Last week, we had the honor of hearing nuclear science history expert - and award-winning teacher - Kathleen Dwyer (set and lighting designer Rob Lippert's wife) share her fascinating knowledge of and passion for atomic physics.  One of the questions director Scott Miller asked was why the Germans had not come up with the bomb themselves.  Her response - and I'm paraphrasing - was something to effect of, "well, they got rid of all the people capable of doing it" - in other words, hoisted on their own petard of persecution.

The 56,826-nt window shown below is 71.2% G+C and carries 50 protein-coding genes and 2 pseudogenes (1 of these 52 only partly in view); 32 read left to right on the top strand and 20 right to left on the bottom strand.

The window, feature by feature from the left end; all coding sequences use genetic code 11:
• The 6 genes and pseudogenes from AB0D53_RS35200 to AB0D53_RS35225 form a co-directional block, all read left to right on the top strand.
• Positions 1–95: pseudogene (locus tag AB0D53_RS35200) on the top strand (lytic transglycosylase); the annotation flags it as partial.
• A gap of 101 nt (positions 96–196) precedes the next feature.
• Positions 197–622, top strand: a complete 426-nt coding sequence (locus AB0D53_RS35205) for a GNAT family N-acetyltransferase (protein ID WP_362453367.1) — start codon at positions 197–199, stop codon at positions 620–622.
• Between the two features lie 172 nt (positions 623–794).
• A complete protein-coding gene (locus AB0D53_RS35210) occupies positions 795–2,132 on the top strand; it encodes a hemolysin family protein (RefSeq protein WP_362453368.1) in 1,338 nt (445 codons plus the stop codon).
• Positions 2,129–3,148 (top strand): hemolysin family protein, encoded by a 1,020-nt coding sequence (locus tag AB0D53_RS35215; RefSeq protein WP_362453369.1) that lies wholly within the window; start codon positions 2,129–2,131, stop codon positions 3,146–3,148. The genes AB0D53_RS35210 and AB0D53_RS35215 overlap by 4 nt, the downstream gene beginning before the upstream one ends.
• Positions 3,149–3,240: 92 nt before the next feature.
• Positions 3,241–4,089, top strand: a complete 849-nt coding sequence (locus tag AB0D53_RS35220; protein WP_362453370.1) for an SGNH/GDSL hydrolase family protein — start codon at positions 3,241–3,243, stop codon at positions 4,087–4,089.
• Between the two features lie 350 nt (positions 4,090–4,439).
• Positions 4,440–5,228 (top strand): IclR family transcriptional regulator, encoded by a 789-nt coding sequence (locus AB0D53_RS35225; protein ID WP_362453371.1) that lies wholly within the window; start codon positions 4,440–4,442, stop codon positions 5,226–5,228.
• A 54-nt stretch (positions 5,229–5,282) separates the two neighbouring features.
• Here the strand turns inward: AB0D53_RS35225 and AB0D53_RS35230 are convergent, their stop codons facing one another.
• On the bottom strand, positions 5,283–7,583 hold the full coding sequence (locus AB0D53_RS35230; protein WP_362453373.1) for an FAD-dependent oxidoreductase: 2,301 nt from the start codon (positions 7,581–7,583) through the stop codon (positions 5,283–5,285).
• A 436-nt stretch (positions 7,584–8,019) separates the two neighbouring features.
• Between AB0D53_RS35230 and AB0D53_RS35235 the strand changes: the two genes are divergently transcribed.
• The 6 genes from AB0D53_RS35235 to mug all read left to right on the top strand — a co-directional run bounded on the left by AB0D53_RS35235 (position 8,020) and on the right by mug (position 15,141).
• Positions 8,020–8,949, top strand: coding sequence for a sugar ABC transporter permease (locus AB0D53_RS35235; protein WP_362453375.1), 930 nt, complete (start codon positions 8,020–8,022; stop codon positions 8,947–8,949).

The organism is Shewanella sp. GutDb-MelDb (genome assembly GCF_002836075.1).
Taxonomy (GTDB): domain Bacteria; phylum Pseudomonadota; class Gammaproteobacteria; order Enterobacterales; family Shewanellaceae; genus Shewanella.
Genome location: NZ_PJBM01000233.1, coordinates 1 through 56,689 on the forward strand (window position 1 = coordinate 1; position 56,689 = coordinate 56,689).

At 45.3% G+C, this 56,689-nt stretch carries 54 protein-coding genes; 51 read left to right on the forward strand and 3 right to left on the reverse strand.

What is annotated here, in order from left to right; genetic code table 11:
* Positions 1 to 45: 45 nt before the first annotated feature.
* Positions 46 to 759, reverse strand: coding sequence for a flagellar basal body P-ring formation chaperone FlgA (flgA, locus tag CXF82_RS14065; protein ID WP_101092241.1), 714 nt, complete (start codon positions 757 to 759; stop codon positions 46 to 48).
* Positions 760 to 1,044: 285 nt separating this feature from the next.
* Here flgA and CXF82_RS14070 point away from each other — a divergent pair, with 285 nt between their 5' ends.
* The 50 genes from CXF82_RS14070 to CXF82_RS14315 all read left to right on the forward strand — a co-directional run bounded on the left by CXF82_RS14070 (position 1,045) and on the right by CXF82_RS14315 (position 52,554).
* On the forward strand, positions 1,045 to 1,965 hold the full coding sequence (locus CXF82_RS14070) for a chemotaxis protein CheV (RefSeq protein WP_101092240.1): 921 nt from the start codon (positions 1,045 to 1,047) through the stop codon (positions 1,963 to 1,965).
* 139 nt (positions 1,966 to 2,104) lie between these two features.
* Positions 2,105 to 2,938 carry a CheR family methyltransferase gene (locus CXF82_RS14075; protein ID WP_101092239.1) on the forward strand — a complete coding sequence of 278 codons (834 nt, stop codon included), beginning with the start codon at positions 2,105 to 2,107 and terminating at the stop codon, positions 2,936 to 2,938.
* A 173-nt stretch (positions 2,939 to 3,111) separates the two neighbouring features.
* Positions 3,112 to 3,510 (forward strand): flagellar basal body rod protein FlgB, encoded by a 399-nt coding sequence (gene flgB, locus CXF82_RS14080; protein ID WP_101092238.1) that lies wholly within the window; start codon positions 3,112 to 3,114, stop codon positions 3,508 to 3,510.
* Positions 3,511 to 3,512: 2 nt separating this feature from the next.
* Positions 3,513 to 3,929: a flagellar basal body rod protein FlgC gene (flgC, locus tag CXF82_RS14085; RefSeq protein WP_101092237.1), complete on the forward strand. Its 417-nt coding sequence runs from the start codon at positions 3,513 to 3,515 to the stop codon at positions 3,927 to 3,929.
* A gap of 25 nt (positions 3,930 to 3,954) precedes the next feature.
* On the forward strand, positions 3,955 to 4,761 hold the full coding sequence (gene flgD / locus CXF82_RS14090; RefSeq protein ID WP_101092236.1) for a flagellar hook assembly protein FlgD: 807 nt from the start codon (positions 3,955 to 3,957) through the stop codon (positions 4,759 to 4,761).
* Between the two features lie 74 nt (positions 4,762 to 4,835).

If you don't mind being thoroughly disgusted, search keywords "Jewish," "scientists," and "Manhattan Project."  I did so innocently (while writing the last blog), and was shocked to see hateful, paranoid garbage from white supremacist group Stormfront pop up among the results.  Not having clicked on it, I could only assume it was being used as some sort of scare-tactic smear akin to The Eternal Jew, one of the nastiest pieces of antisemitic propaganda ever conceived, painting Jews as dangerous and destructive, which is nothing if not ironic.  I was merely searching on the idea that Kathleen hit on - several of the prominent scientists that gave birth to atomic physics were indeed Jewish: Einstein, Szilard, Teller, Oppenheimer, among others.  Indeed, Germany's loss was the allies''s especially stomach-turning that those who would carry the Nazi's hateful legacy would twist that contribution in such a way.